Thick, Chewy Cranberry Granola Bars
With a few long-distance cycling trips already under my belt this summer, I oftentimes feel like I am eating to bike. I routinely make my own sports drink and have made different portable snacks for my rides: peanutty energy bars, cocoa mint nibbles and almond chocolate larabars. Next up in my arsenal of snacks: homemade granola bars.
I have been making my own granola for some time, but had yet to venture into making granola bars. The thick and chewy granola bars posted by Smitten Kitchen (who, in turn, found and adapted it from King Arthur Flour) called out to me since she posted them in February. I bought oat flour immediately (back when I didn’t have a food processor) but it took me almost 6 months to finally buckle down and make them. What happened? Well, life (in a good way), and I was shunning desserts for a while. Thank goodness I bike now so I can enjoy these guilt-free. ;)
These were subtly addictive. Chewy yet firm, oaty and wholesome, sweet from cranberries and with a strong peanut flavour. You munch on a chewy bar and think to yourself, ‘Is this what granola bars taste like?’ It is miles away from what you get in a store. Deb leaves the recipe completely flexible, with substitutions for the nuts, fruit and nut butter, and I have included my own interpretation below. I was surprised at the strong presence of the peanut butter flavour, so I may decrease it next time or switch it to almond butter which I think would work better with the cranberries. Otherwise, I went with my granola staples of dried cranberries, coconut and almonds. I found coconut chips at Bestwin which are like large coconut flakes. I liked the burst of coconut flavour but found they didn’t integrate with the bars as well; they left the bars more apt to crumble mid-bite. Next time, I’ll stick with my flaked coconut for the granola bars and use the coconut flakes for my crumbly granola.
Thick, Chewy Cranberry Granola Bars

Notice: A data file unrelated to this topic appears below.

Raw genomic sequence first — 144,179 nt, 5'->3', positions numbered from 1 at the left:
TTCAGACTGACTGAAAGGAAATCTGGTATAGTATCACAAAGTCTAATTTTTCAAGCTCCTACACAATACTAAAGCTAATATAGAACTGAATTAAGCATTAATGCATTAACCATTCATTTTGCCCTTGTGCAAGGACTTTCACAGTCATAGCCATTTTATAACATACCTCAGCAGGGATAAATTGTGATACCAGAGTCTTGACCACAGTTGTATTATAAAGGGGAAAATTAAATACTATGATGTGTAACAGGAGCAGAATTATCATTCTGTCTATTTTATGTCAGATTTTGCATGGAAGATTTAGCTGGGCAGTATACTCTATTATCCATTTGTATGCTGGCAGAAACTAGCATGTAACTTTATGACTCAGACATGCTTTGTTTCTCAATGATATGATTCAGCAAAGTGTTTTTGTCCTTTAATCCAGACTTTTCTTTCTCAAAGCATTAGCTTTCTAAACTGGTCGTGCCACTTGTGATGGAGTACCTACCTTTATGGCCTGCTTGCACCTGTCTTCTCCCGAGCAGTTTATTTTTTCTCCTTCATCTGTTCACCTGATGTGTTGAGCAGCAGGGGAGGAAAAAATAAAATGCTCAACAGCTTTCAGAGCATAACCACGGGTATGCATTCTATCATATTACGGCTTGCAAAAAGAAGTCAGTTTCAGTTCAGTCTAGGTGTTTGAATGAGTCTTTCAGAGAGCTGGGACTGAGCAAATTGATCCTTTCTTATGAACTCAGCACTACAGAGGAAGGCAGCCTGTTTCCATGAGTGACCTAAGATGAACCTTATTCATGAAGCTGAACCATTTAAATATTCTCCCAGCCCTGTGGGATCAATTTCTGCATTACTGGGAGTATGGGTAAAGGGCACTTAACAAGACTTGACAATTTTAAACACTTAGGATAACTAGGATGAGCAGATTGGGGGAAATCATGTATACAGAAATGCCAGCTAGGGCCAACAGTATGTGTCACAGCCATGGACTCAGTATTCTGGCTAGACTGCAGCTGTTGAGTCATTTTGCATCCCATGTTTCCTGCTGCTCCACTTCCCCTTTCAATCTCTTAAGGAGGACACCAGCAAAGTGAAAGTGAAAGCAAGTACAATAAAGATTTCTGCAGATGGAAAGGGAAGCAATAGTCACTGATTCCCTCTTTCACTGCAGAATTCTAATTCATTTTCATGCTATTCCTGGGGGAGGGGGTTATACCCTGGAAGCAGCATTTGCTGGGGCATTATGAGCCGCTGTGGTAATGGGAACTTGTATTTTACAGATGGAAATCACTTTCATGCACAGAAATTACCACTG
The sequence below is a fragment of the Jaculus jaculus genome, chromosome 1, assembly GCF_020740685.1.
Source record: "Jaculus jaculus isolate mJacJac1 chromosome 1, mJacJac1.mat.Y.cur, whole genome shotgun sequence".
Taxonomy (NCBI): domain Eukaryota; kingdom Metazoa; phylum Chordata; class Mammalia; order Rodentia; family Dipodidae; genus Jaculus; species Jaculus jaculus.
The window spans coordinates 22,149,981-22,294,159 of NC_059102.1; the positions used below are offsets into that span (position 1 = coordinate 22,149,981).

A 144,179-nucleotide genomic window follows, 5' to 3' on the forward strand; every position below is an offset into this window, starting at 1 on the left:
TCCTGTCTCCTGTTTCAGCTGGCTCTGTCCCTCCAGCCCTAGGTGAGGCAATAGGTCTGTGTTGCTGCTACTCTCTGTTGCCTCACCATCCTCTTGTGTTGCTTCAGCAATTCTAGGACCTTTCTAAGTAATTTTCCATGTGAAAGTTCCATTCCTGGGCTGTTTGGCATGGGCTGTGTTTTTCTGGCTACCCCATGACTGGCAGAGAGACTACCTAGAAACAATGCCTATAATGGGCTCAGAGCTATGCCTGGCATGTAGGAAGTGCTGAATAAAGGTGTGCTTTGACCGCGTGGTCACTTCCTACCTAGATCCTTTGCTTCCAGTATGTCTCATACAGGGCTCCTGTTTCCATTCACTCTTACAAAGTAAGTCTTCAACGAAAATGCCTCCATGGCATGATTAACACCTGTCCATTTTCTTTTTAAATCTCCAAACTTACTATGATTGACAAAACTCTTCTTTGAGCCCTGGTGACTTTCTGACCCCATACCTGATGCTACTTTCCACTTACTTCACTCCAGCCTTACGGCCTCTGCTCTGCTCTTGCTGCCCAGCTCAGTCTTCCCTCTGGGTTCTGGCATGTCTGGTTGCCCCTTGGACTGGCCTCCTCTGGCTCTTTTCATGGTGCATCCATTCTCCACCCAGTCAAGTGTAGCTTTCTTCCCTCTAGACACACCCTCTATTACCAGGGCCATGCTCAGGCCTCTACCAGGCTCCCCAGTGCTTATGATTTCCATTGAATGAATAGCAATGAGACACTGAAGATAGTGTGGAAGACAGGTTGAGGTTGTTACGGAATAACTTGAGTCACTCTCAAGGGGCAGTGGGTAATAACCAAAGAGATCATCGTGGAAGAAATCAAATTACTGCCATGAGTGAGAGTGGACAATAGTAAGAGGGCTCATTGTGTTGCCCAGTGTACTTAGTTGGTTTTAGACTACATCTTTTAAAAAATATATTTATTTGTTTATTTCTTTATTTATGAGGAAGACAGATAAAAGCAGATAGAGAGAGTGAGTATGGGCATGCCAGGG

1 2/3 cups quick rolled oats
1/2 to 3/4 cup granulated sugar (use more for a sweetness akin to most purchased bars; use less for a mildly sweet bar)
1/3 cup oat flour (or 1/3 cup oats, processed till finely ground in a food processor or blender)
1/2 teaspoon salt
1/4 teaspoon ground cinnamon
1/2 cup wheat germ
1 cup dried cranberries
1 cup chopped almonds
1 cup unsweetened flaked coconut
1/3 cup peanut butter or another nut butter (or less, optional)
6 tablespoons melted butter
1/4 cup honey, maple syrup or corn syrup
2 tablespoons light corn syrup
1 tablespoon water
1. Preheat the oven to 350F. Line an 8″ x 8″ x 2″ pan in one direction with parchment paper, allowing it to go up the opposing sides. Lightly grease the parchment paper and the exposed pan, or coat with a non-stick spray.
2. Stir together all the dry ingredients, including the fruit and nuts. In a separate bowl, melt the peanut butter if using, and whisk together the vanilla, melted butter or oil, liquid sweeteners and water. Toss the wet ingredients with the dry until the mixture is evenly crumbly. Spread in the prepared pan, pressing them in firmly to ensure they are molded to the shape of the pan. (A piece of plastic wrap can help with this, as you press down on the back of it.)
3. Bake the bars for 30 to 40 minutes, until they’re brown around the edges — don’t be afraid to get a little color on the tops too. They’ll still seem soft and almost underbaked when you press into the center of the pan but do not worry, they’ll set completely once completely cool.
4. Cool the bars in their pan completely on a cooling rack. (Alternately, after about 20 minutes you can use your parchment “sling” to lift and remove the bars, and place them in their paper on the rack to cool the rest of the way. This can speed the process up.)
5. Once cool, a serrated knife (or bench knife) to cut the bars into squares. If bars seem crumbly, chill the pan of them further in the fridge for 30 minutes which will fully set the “glue”, then cut them cold. To store, wrap the bars individually in plastic or stack them in an airtight container. In humid weather, it’s best to store bars in the refrigerator. They also freeze well.
Makes 16 bars.